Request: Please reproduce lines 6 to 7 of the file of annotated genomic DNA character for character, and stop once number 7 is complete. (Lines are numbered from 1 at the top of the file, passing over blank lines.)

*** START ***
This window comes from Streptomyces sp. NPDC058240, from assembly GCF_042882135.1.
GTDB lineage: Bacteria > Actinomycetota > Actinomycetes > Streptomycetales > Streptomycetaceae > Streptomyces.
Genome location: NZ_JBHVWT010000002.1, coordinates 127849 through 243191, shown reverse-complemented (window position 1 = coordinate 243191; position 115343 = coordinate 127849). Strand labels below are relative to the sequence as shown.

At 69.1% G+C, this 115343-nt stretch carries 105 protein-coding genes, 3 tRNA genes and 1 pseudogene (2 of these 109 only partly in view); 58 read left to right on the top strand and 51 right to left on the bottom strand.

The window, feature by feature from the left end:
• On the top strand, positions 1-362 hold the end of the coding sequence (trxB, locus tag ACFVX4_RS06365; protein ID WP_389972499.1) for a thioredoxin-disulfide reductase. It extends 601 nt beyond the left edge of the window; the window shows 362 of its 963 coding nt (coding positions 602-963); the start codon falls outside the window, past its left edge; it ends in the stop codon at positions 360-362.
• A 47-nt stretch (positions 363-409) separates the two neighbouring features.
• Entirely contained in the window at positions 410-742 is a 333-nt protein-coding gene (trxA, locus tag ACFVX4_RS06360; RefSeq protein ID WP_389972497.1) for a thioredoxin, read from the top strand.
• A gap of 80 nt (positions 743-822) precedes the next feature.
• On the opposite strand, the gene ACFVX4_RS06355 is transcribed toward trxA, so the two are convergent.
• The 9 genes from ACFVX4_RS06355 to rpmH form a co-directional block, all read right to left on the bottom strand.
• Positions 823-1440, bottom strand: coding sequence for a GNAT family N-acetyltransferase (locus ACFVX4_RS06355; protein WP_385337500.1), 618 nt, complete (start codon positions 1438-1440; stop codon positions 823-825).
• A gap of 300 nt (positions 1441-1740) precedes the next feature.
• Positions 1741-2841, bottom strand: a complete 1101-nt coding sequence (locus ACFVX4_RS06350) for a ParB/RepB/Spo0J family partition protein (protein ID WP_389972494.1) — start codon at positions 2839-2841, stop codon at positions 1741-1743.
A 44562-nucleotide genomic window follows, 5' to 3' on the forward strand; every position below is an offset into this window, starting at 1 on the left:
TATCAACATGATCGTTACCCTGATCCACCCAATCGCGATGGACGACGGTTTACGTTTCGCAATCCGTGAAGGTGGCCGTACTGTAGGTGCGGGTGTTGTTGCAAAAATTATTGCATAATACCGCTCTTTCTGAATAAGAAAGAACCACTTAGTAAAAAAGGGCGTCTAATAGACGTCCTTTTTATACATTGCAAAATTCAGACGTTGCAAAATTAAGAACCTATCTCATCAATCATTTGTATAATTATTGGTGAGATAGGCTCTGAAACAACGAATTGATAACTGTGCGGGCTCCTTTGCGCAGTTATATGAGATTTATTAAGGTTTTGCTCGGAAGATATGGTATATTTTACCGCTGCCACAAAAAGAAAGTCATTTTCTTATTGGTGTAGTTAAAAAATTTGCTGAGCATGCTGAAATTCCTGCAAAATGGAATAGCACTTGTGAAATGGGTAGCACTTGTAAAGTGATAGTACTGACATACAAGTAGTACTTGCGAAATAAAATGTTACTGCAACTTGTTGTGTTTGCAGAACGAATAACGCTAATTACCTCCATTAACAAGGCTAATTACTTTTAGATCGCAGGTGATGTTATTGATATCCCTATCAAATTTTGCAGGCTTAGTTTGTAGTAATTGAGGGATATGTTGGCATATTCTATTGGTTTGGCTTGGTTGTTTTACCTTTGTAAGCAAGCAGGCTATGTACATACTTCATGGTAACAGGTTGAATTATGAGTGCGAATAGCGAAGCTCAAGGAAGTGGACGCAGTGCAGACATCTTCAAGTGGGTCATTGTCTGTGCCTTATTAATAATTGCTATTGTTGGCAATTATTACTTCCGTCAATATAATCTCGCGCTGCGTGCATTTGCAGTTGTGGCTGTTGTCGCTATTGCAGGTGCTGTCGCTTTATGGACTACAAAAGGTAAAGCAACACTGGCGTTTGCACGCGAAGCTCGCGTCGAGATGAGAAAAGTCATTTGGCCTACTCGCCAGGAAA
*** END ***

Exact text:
• On the top strand, positions 1-362 hold the end of the coding sequence (trxB, locus tag ACFVX4_RS06365; protein ID WP_389972499.1) for a thioredoxin-disulfide reductase. It extends 601 nt beyond the left edge of the window; the window shows 362 of its 963 coding nt (coding positions 602-963); the start codon falls outside the window, past its left edge; it ends in the stop codon at positions 360-362.
• A 47-nt stretch (positions 363-409) separates the two neighbouring features.